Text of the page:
A basketball crown, a second-place finish and half a million dollars show the WNBA’s hopes for its next big thing.
The Commissioner’s Cup is an offseason tournament designed to attract fans and increase revenue opportunities for the WNBA through interconference competition. You’d be forgiven if you hadn’t noticed in its two-year existence. Some players are caught forgetting. But for the history of the WNBA’s newest vocabulary word, look no further than Sue Bird.
Seattle guard, Sparks forward Nneka Ogwumike and Mercury star Diana Taurasi are behind the WNBA’s latest innovation, sparking a unique event during the 2019 collective bargaining agreement. A year after the Commissioner’s Cup debuted in the WNBA, the NBA is now considering an offseason tournament to spice up its regular season.
For Bird, growing a new event is just one more addition to his long list of game-changing accomplishments. The 41-year-old’s on-court accolades are almost unmatched: a five-time Olympic gold medalist, four-time WNBA champion, two-time NCAA champion, WNBA winningest player and all-time assists leader.
As the WNBA progresses, those records may one day fall. But Bird’s influence will continue as a key member of the players’ union, providing innovative ideas to lay the groundwork at a critical time for the WNBA’s growth.
Terry Jackson, executive director of the Women’s National Basketball Players Assn., called Bird’s service as one of three union vice presidents a “gift.”
“She realized her responsibility to the game and to the women playing now and to the young women who aspire to be like her,” Jackson said. “In the women’s game, we know what our role is and she understands the scope and impact of it and quite honestly, she’s been very generous in serving in leadership over the last couple of years and sharing that with us.”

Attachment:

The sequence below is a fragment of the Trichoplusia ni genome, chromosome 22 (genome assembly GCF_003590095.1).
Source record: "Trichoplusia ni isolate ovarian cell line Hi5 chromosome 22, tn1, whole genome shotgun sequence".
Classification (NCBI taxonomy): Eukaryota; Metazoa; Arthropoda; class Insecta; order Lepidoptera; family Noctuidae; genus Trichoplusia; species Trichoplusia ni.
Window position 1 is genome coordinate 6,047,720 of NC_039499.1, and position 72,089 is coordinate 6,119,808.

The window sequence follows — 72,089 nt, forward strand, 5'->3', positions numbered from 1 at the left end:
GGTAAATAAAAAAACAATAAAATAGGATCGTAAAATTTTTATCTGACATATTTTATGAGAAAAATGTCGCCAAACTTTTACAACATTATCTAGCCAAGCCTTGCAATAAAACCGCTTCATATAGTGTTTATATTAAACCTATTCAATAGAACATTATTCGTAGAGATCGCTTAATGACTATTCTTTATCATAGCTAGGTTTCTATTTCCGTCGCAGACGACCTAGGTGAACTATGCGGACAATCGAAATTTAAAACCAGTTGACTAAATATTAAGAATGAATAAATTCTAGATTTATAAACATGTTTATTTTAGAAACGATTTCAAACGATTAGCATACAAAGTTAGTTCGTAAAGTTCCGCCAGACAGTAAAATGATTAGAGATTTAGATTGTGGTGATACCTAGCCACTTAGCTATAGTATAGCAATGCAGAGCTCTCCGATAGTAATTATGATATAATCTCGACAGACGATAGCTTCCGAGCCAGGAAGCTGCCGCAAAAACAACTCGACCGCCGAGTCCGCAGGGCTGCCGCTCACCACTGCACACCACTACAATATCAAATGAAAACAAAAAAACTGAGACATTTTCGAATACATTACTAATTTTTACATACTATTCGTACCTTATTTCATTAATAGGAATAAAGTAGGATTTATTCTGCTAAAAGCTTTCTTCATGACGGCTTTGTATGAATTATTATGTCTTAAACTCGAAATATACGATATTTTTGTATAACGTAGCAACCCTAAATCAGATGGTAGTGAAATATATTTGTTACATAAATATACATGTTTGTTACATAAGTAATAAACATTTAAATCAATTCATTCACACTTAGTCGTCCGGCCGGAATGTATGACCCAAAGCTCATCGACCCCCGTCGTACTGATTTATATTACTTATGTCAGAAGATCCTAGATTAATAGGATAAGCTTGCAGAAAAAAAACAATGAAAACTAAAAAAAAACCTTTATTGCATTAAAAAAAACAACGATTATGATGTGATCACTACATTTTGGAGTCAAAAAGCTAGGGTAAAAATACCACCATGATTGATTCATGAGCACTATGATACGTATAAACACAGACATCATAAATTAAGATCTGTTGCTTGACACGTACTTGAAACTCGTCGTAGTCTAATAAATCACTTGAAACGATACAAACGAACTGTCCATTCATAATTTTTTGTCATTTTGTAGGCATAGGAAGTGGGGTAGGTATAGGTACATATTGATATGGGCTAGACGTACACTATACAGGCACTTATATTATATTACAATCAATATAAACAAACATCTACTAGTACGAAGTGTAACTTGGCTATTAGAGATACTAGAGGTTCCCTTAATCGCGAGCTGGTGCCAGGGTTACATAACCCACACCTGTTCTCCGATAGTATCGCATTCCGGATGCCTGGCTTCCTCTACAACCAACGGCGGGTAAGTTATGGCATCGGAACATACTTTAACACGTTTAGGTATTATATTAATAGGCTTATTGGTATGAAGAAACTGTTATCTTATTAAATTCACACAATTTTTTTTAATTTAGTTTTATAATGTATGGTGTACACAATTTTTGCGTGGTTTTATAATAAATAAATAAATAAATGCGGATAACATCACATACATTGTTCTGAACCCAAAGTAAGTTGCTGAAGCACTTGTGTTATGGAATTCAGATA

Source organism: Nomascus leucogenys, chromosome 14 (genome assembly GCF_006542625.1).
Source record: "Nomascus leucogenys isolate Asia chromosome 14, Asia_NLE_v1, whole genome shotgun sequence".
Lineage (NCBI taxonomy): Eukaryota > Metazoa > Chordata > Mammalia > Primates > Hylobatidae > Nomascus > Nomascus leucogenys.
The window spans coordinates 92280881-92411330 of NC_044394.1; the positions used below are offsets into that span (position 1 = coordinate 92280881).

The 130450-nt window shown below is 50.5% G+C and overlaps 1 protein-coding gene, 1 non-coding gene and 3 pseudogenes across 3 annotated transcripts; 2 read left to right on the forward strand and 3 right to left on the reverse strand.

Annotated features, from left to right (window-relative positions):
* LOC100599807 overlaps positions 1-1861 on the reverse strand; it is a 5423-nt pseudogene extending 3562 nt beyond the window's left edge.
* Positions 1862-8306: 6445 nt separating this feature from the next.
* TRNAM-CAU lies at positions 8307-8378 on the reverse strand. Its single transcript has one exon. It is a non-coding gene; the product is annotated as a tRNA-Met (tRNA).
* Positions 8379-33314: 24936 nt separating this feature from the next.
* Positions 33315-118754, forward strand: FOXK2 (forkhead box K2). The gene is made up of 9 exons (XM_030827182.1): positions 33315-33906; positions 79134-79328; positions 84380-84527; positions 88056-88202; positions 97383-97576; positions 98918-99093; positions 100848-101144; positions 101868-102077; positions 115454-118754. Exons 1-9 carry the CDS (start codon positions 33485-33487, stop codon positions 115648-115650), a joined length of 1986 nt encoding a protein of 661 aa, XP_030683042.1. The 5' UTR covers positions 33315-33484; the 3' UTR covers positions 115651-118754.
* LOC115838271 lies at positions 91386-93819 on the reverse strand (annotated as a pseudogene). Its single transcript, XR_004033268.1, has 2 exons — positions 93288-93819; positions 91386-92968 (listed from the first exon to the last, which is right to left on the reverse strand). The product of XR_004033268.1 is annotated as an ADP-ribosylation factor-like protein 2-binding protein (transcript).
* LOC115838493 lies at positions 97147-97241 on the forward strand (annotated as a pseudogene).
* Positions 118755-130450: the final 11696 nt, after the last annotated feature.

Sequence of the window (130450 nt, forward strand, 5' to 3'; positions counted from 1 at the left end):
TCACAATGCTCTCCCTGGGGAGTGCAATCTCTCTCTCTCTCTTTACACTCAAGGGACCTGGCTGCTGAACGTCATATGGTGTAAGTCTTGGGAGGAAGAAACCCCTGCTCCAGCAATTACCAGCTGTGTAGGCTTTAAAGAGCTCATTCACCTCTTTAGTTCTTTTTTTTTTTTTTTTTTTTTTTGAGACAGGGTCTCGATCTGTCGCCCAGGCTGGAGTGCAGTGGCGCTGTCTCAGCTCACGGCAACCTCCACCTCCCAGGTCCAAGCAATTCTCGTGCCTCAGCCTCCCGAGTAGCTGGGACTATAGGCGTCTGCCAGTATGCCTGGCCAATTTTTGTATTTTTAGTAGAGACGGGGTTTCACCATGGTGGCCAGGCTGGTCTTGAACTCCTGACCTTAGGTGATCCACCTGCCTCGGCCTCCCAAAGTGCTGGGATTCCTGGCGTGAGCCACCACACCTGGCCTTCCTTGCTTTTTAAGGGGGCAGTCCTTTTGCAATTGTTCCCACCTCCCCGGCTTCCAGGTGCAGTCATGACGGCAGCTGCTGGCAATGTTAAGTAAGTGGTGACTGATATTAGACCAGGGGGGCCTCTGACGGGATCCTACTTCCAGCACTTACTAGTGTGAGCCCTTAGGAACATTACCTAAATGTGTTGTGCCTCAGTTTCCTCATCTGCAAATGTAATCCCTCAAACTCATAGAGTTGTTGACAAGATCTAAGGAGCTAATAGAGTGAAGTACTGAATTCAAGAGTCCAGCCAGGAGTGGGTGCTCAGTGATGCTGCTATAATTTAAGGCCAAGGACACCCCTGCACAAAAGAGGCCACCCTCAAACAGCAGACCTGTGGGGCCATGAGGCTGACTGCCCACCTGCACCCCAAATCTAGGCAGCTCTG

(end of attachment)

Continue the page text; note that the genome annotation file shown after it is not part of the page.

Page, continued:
Bird, who announced his retirement at the end of the season last month, will play his final regular-season game against the Sparks on Thursday at Crypto.com Arena. It will be the final Commissioner’s Cup game of the year for both teams, who are out of the running for $500,000 in bonus money as players and fans continue to celebrate Bird’s illustrious career.
“Sue is one of the goats,” said Sparks guard Jordin Canada, who played four years with the Bird in Seattle. “He is a legend in this game. … It’s a long list of things he’s accomplished in his career, and it’s a testament to what a great player he is, and not only that, but also a person.”
Looking back on her 21-year WNBA career, Bird regrets not being more involved with the players’ union earlier, she told The Times in a phone interview. Like many of her peers, Bird spent her WNBA seasons playing overseas. He felt like “out of sight, out of mind.”
After Bird stopped playing overseas in 2015, he became more interested in the union. He started out as a player representative. First Vice President Layshia Clarendon encouraged Bird to run for a position on the executive committee.
It couldn’t have come at a better time. As Bird’s term as vice president began in August 2018, the players were deciding whether to opt out of the collective bargaining agreement.
Helping negotiate with the highly regarded 2020 CBA for increased salaries and better benefits such as 100% paid maternity leave and child care and family planning stipends has been one of the most rewarding parts of being in player leadership, along with the WNBA’s social protections, Bird said. . Justice campaigns in the 2020 bubble season, bringing Breonna Taylor to the spotlight and launching a campaign to elect Democratic Sen. Raphael Warnock.
CBA negotiations were difficult in part because players wanted to start from scratch after previous collective bargaining agreements left them feeling “stuck,” Bird said. Jackson said players submitted 75 offers.